A Q&A with with Serena Zabin, author of ‘The Boston Massacre: A Family History’

Why does  Serena Zabin consider the Boston Massacre a “family history”? She answers this and more about the Revolutionary War.

Courtesy of Houghton Mifflin Harcourt and Sara Rubinstein
Carleton College historian Serena Zabin appears with her book, “The Boston Massacre: A Family History.”

The fatal shooting of five Massachusetts colonists by British soldiers in 1770 helped kindle the Revolutionary War. But it wasn’t just a clash among men. As Carleton College historian Serena Zabin writes in “The Boston Massacre: A Family History,” the rift split the town. British soldiers had blended into the community by marrying local women. “This wasn’t just brother versus brother,” she tells Monitor correspondent Randy Dotinga. “It was sister versus sister too.”

Q: What do you mean when you say the massacre is a “family history”?

First, this was a conflict between people who knew each other, largely through neighbor and family relationships. Second, the Boston Massacre marks the end of a familial relationship between the British colonies and England. In that way, it’s not so much the beginning of the Revolution, but the end of a family.

Q: Why was there tension between England and the Boston colonists in the first place?

At the end of the Seven Years’ War [in 1763], the British Empire ends up with a much more enormous space to administer than they’ve ever had. They need more money to do this, so they come up with new taxes. There are a lot of protests in the colonies, and the taxes are essentially repealed. But the need for money hasn’t gone away, so they come up with taxes on imports. This leads to riots and smuggling. 

Troops are brought to Boston to try to support the government, and the Quartering Act says they’re supposed to be put up there. The army ends up renting people’s extra houses, spare rooms, sheds, and basements, putting soldiers all over the town of Boston. 

Q: The massacre happens during a standoff. How do eyewitness accounts diverge? 

People see, and say they see, different things. It’s not surprising for a couple of reasons. For one, it’s 9 o’clock at night in March. There are no streetlights, and it’s dark.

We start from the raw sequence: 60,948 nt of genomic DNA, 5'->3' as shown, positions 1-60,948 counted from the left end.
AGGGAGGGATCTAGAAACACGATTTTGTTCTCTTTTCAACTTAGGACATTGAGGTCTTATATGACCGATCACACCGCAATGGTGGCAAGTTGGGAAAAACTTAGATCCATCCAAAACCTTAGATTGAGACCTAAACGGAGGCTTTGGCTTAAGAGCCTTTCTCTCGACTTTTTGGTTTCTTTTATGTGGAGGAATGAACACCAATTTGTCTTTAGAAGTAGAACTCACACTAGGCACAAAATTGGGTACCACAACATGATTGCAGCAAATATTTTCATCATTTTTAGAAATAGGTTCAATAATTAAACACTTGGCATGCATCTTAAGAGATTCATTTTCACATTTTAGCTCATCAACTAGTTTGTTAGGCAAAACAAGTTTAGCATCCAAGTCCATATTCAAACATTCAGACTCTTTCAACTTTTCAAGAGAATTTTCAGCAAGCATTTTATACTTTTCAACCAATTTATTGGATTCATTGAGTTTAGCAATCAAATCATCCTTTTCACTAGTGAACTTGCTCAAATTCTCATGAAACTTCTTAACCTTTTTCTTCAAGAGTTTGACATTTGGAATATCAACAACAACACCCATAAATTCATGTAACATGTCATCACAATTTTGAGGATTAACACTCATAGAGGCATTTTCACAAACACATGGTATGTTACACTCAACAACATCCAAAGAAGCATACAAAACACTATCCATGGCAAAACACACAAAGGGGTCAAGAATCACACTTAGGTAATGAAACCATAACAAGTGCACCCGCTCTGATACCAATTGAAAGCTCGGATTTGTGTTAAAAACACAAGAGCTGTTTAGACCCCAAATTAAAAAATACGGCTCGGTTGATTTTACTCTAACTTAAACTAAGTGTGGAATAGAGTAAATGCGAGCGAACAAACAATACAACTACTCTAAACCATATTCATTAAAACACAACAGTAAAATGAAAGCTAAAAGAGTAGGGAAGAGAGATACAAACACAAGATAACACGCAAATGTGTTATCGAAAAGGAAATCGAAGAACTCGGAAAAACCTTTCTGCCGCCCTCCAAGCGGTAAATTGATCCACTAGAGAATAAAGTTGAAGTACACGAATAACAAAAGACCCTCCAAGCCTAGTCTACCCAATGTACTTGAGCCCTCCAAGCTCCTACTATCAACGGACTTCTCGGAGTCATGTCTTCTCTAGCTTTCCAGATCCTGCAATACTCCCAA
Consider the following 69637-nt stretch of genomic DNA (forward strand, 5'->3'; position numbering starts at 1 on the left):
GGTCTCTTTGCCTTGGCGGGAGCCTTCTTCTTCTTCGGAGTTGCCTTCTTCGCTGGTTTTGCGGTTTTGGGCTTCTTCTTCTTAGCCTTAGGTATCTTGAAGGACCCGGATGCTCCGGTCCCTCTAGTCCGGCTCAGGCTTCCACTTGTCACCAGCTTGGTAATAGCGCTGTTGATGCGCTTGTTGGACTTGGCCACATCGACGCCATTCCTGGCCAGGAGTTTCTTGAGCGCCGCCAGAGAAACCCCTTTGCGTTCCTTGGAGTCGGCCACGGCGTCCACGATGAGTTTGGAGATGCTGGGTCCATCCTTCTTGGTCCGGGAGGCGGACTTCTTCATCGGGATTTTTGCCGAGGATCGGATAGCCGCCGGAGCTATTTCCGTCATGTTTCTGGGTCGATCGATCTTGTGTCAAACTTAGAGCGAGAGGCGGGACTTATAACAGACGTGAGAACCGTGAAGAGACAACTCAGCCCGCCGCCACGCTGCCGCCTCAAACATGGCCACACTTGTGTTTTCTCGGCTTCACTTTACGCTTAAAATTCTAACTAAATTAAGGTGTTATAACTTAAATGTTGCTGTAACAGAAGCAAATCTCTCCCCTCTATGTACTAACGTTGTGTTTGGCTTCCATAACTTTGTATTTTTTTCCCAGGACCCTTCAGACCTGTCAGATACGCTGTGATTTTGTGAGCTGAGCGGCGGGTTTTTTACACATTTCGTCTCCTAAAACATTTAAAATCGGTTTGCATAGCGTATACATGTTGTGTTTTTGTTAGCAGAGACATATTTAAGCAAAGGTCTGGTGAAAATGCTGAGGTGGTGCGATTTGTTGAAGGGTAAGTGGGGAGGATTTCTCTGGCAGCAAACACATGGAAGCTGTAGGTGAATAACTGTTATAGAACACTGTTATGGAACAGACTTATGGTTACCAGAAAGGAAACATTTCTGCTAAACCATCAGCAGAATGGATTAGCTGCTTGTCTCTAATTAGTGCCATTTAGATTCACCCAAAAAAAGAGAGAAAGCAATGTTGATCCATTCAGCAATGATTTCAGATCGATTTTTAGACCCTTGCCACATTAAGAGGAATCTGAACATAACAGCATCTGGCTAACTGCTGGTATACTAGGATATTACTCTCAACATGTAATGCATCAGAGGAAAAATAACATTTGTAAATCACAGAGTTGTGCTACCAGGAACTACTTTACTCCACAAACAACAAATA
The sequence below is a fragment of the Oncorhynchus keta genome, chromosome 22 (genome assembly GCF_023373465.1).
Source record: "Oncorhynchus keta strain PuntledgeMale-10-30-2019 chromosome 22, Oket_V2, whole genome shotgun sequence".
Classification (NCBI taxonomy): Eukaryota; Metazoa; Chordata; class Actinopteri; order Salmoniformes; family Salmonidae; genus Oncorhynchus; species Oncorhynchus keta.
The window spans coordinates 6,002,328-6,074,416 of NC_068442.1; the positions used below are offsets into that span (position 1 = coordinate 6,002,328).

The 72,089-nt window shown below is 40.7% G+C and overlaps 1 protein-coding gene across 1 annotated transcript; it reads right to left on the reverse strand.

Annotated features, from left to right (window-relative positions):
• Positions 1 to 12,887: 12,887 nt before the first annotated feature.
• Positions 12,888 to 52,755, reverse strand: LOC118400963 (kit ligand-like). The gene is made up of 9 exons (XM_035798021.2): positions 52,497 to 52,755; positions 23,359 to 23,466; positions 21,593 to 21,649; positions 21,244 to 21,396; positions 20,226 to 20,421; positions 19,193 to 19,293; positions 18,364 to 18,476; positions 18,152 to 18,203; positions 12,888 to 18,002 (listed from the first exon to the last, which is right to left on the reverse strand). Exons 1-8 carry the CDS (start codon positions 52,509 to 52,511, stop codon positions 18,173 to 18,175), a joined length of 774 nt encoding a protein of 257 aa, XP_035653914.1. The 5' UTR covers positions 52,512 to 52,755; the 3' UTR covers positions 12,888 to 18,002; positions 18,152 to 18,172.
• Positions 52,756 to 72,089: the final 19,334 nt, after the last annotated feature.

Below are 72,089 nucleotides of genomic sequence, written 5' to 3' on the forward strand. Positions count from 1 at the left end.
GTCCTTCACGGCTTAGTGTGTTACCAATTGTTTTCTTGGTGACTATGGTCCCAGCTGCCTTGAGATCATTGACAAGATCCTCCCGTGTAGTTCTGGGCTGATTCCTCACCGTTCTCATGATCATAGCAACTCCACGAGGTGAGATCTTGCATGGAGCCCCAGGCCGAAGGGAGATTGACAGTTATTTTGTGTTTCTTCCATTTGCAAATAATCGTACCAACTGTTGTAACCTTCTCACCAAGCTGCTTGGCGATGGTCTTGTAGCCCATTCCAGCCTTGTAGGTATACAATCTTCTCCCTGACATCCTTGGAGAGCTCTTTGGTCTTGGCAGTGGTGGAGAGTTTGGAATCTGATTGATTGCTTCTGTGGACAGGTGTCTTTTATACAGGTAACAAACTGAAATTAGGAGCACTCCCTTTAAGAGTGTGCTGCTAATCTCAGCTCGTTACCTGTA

But part of the reason there’s so many contradictory accounts is because people had such particular reasons for seeing what they saw and for telling the stories that they did. Everyone was shaping their story to talk about blame. 

Q: Who was responsible?

It doesn’t really matter. The importance of this shooting is less about whose fault it was than what people did once the smoke cleared. With all the spin and propaganda and politics, this turns into “the Boston Massacre.” That’s what’s really significant.

Q: Were these protesters revolutionaries?

Nobody’s a revolutionary in 1770. But Boston has the Sons of Liberty, a politically organized and committed group of men who think their relationship with the British Empire needs fixing. They see this as potential fodder for making their argument that Boston needs a different kind of relationship to the British Empire. 

Q: Was the Revolution a kind of divorce?

Yes. We think of it as a political event, but it’s a lot more like a bad divorce in which we forget all the good things that brought people together in the first place.

Q: What can we learn about how the bloodshed could have been avoided?

We don’t have to be defined by the political stories that are told about our relationships – the tales that erase the complicated bonds that people in our communities have with each other. We can step back and embrace the messiness of our relationships. We don’t have to divide the world into us and them.

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